Satire, Parody, and other Forms of Ridicule
Writers have been raising laughs by ridiculing people and human behavior since at least the time of the Greek dramatists.
Here are some terms to describe types of ridicule intended to make us laugh and, maybe, think.
satire (n.) – This broad term applies to literature that blends criticism, wit, and ironic humor with the aim of ridiculing or rebuking someone or something. The target of satire can be person or thing. Jonathan Swift’s savage essay “A Modest Proposal” targets the Irish landowning system. In our own time the government and individual politicians are favorite targets of satire. The verb is satirize.
parody (n.) – A parody is the imitation of a created work. Originally the word referred to a written work, but now it can also apply to graphic art or music. A parody is not necessarily intended to ridicule, but it often does. Mel Brooks’s SpaceBalls is a parody of George Lucas’s StarWars. Stephen Colbert’s TV persona is a parody of an ultra-conservative talk show pundit like Bill O’Reilly. Alexander Pope’s “The Rape of the Lock” is a parody of a Homeric epic. Artist Michael Ian Weinfeld has created a parody of the famous Obama “Hope” poster: the “Pope” poster. Pianist Victor Borge made audiences laugh with parodies of the classics.
Similar to a parody is a travesty. I think of the difference in that the parody is intentionally silly while the travesty is unintentionally so. The Pyramus and Thisbe play in A Midsummer Night’s Dream is intended by Peter Quince and the other workmen to be serious, but their lack of acting skill makes it funny.
caricature – We usually think of a caricature as a drawing, but the word can also refer to written descriptions that exaggerate the peculiarities of the person being ridiculed. Tina Fey’s impressions of Sarah Palin were caricatures. Cartoons of Walter Mathau exaggerate the size of his nose. Bobble-heads of celebrities are caricatures.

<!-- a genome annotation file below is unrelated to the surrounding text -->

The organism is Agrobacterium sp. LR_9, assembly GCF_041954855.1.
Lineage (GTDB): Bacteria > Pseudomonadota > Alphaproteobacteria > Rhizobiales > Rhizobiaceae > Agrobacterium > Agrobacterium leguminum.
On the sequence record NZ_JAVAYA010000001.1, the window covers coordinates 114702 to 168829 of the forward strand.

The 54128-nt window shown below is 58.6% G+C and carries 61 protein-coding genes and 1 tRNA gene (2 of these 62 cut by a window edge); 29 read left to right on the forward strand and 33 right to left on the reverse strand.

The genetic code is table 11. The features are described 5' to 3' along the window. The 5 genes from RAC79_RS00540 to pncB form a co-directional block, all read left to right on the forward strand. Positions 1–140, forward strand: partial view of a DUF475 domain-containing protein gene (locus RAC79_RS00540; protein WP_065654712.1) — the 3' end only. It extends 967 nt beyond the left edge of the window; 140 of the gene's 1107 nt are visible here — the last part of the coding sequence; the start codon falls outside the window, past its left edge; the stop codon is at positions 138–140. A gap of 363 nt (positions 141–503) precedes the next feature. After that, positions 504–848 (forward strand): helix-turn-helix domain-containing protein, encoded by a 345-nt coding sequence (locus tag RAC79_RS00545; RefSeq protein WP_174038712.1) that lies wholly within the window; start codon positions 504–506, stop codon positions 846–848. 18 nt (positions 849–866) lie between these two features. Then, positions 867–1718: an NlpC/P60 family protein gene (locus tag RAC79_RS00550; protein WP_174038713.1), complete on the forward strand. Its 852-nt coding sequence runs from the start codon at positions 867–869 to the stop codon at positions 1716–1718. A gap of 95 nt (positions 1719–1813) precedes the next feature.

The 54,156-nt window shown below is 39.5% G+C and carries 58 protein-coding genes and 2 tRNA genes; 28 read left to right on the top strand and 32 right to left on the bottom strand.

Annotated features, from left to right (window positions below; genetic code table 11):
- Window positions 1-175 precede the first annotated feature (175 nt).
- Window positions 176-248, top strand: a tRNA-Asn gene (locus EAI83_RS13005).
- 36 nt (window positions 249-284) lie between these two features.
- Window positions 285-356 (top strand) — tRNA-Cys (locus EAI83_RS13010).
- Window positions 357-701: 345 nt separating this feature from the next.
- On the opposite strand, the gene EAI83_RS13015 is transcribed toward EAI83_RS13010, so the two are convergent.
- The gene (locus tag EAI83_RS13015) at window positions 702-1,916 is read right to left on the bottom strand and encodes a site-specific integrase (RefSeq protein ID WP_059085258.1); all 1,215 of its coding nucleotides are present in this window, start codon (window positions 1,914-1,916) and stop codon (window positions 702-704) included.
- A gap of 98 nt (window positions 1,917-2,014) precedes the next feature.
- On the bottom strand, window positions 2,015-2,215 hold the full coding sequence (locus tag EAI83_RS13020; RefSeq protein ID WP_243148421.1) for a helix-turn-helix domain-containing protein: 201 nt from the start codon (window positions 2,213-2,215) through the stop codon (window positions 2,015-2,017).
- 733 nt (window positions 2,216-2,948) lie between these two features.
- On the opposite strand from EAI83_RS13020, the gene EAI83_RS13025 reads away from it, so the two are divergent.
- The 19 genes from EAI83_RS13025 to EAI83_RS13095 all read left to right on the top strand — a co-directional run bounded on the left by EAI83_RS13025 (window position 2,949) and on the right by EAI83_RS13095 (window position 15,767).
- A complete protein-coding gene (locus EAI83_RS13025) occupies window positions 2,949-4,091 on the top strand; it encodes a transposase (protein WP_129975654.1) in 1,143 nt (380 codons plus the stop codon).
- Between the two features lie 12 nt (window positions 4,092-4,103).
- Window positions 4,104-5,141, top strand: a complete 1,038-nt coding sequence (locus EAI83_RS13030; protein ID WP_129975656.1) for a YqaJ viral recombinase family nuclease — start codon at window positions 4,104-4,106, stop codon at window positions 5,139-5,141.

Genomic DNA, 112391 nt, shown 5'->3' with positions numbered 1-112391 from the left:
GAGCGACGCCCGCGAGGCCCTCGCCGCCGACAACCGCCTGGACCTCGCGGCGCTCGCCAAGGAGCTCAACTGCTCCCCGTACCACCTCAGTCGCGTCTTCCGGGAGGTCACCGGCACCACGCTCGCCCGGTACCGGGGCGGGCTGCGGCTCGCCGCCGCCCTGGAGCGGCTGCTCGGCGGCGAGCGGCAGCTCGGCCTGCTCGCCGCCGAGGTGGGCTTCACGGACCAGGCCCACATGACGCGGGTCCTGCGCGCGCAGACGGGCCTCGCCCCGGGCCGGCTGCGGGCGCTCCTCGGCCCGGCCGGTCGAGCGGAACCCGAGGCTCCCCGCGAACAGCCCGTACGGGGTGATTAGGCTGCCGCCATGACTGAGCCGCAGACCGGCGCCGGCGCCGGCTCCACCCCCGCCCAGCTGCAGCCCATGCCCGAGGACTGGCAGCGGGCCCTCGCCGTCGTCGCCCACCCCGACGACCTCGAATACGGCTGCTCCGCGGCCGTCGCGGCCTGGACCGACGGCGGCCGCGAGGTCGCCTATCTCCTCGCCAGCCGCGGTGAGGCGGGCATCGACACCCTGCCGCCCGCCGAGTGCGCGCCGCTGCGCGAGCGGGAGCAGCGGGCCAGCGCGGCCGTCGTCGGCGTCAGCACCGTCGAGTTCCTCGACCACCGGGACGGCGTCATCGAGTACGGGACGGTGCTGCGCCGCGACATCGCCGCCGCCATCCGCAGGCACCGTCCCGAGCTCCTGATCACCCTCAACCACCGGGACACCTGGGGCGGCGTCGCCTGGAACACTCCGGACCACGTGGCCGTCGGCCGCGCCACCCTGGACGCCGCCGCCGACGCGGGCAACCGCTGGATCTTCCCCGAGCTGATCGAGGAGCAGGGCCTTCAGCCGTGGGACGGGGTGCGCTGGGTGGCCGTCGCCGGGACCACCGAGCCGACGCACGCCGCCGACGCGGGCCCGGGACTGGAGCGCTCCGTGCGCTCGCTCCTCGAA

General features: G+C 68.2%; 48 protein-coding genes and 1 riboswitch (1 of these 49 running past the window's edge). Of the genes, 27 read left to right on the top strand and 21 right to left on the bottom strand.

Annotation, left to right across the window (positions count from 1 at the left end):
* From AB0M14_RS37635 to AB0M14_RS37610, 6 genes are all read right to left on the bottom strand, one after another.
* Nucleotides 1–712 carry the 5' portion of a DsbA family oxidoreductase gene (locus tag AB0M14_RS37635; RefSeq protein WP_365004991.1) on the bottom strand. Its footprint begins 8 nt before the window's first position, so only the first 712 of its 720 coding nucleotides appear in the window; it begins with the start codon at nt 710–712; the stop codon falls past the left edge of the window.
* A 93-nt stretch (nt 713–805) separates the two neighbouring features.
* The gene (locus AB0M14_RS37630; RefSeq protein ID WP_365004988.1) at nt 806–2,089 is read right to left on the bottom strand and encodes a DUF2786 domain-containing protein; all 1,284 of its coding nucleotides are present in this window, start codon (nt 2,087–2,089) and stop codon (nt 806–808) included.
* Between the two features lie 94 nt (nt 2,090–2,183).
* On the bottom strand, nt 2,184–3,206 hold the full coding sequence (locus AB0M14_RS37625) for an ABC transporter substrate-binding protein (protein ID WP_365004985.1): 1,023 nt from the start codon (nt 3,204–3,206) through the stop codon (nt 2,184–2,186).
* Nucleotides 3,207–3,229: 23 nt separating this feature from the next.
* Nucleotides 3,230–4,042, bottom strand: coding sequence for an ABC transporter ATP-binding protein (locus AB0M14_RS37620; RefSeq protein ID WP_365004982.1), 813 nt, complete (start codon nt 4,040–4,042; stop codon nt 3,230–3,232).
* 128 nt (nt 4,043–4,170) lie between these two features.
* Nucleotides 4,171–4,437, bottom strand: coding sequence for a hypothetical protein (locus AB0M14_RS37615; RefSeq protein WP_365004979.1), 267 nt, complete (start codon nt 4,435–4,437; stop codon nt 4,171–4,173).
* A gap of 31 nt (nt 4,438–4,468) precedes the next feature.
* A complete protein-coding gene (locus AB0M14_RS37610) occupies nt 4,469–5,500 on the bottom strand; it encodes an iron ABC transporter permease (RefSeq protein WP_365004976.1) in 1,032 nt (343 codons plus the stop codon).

lampoon – A lampoon is a virulent attack on an individual. It can be written, or in the form of a drawing. In the early years of the United States, political lampoons were both common and vicious. Our own political cartoons can be seen as lampoons. The word is more frequently used as a verb nowadays, often preceded in its past participle form by the modifier “unmercifully.”
burlesque – The word burlesque has various meanings, one of which is “a strip-tease show.” In the context of satire, however, a burlesque is an outrageous imitation of something that is supposed to be taken seriously. Peter Schickele’s P.D.Q. Bach inventions are examples of musical burlesque.
spoof, take-off, send-up -all informal words for parodyRecommended for you: « Trouble with “Did” and “Had” »
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5 Responses to “Satire, Parody, and other Forms of Ridicule”
Why was burlesque listed????
I would like to see some examples of lampoons….anyone know of any?
I came across pasquinade too, but didn’t think it of much practical use.
“Pasquinade” and “mimic” were on my mind. Nah…just kiddin. Saw thesaurus for the first one. It means : a satire delivered in a public place. I guess that is what Stand-up comedians mostly do.
Tim ‘Gonzo’ Gordon
I kept looking for “roast” but didn’t see it! But hey, loved everything else!